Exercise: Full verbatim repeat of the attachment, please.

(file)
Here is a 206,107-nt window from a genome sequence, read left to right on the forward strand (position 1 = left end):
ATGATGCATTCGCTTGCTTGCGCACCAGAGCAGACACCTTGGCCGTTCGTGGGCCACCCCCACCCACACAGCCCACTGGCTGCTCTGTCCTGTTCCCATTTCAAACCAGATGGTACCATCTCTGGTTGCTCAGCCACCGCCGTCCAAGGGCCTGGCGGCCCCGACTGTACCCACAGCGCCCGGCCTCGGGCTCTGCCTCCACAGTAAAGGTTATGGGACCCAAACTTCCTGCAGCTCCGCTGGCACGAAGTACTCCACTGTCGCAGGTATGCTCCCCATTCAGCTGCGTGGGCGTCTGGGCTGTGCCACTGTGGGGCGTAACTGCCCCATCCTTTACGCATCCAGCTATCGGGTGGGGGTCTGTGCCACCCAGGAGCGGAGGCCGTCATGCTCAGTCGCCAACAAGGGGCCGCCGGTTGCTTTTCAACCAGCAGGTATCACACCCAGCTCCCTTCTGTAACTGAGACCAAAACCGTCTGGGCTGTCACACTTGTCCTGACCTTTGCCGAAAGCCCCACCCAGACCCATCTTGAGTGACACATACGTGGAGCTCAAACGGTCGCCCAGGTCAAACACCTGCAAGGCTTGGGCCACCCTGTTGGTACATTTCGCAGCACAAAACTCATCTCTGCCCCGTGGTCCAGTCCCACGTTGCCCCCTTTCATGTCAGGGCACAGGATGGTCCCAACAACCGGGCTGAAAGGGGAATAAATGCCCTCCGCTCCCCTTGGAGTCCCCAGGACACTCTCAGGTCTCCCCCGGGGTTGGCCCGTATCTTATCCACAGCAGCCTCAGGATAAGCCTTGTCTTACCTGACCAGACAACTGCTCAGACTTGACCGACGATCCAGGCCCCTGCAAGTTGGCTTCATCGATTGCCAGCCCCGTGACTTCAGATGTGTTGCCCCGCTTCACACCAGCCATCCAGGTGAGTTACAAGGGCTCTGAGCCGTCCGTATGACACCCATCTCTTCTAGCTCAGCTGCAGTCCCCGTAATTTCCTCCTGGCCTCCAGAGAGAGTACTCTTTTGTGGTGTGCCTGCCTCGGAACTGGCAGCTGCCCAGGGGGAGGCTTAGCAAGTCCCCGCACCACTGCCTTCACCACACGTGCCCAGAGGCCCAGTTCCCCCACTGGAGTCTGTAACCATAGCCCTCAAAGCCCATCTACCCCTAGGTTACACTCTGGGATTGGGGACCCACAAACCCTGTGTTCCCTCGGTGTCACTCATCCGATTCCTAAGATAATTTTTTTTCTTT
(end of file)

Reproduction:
Here is a 206,107-nt window from a genome sequence, read left to right on the forward strand (position 1 = left end):
ATGATGCATTCGCTTGCTTGCGCACCAGAGCAGACACCTTGGCCGTTCGTGGGCCACCCCCACCCACACAGCCCACTGGCTGCTCTGTCCTGTTCCCATTTCAAACCAGATGGTACCATCTCTGGTTGCTCAGCCACCGCCGTCCAAGGGCCTGGCGGCCCCGACTGTACCCACAGCGCCCGGCCTCGGGCTCTGCCTCCACAGTAAAGGTTATGGGACCCAAACTTCCTGCAGCTCCGCTGGCACGAAGTACTCCACTGTCGCAGGTATGCTCCCCATTCAGCTGCGTGGGCGTCTGGGCTGTGCCACTGTGGGGCGTAACTGCCCCATCCTTTACGCATCCAGCTATCGGGTGGGGGTCTGTGCCACCCAGGAGCGGAGGCCGTCATGCTCAGTCGCCAACAAGGGGCCGCCGGTTGCTTTTCAACCAGCAGGTATCACACCCAGCTCCCTTCTGTAACTGAGACCAAAACCGTCTGGGCTGTCACACTTGTCCTGACCTTTGCCGAAAGCCCCACCCAGACCCATCTTGAGTGACACATACGTGGAGCTCAAACGGTCGCCCAGGTCAAACACCTGCAAGGCTTGGGCCACCCTGTTGGTACATTTCGCAGCACAAAACTCATCTCTGCCCCGTGGTCCAGTCCCACGTTGCCCCCTTTCATGTCAGGGCACAGGATGGTCCCAACAACCGGGCTGAAAGGGGAATAAATGCCCTCCGCTCCCCTTGGAGTCCCCAGGACACTCTCAGGTCTCCCCCGGGGTTGGCCCGTATCTTATCCACAGCAGCCTCAGGATAAGCCTTGTCTTACCTGACCAGACAACTGCTCAGACTTGACCGACGATCCAGGCCCCTGCAAGTTGGCTTCATCGATTGCCAGCCCCGTGACTTCAGATGTGTTGCCCCGCTTCACACCAGCCATCCAGGTGAGTTACAAGGGCTCTGAGCCGTCCGTATGACACCCATCTCTTCTAGCTCAGCTGCAGTCCCCGTAATTTCCTCCTGGCCTCCAGAGAGAGTACTCTTTTGTGGTGTGCCTGCCTCGGAACTGGCAGCTGCCCAGGGGGAGGCTTAGCAAGTCCCCGCACCACTGCCTTCACCACACGTGCCCAGAGGCCCAGTTCCCCCACTGGAGTCTGTAACCATAGCCCTCAAAGCCCATCTACCCCTAGGTTACACTCTGGGATTGGGGACCCACAAACCCTGTGTTCCCTCGGTGTCACTCATCCGATTCCTAAGATAATTTTTTTTCTTT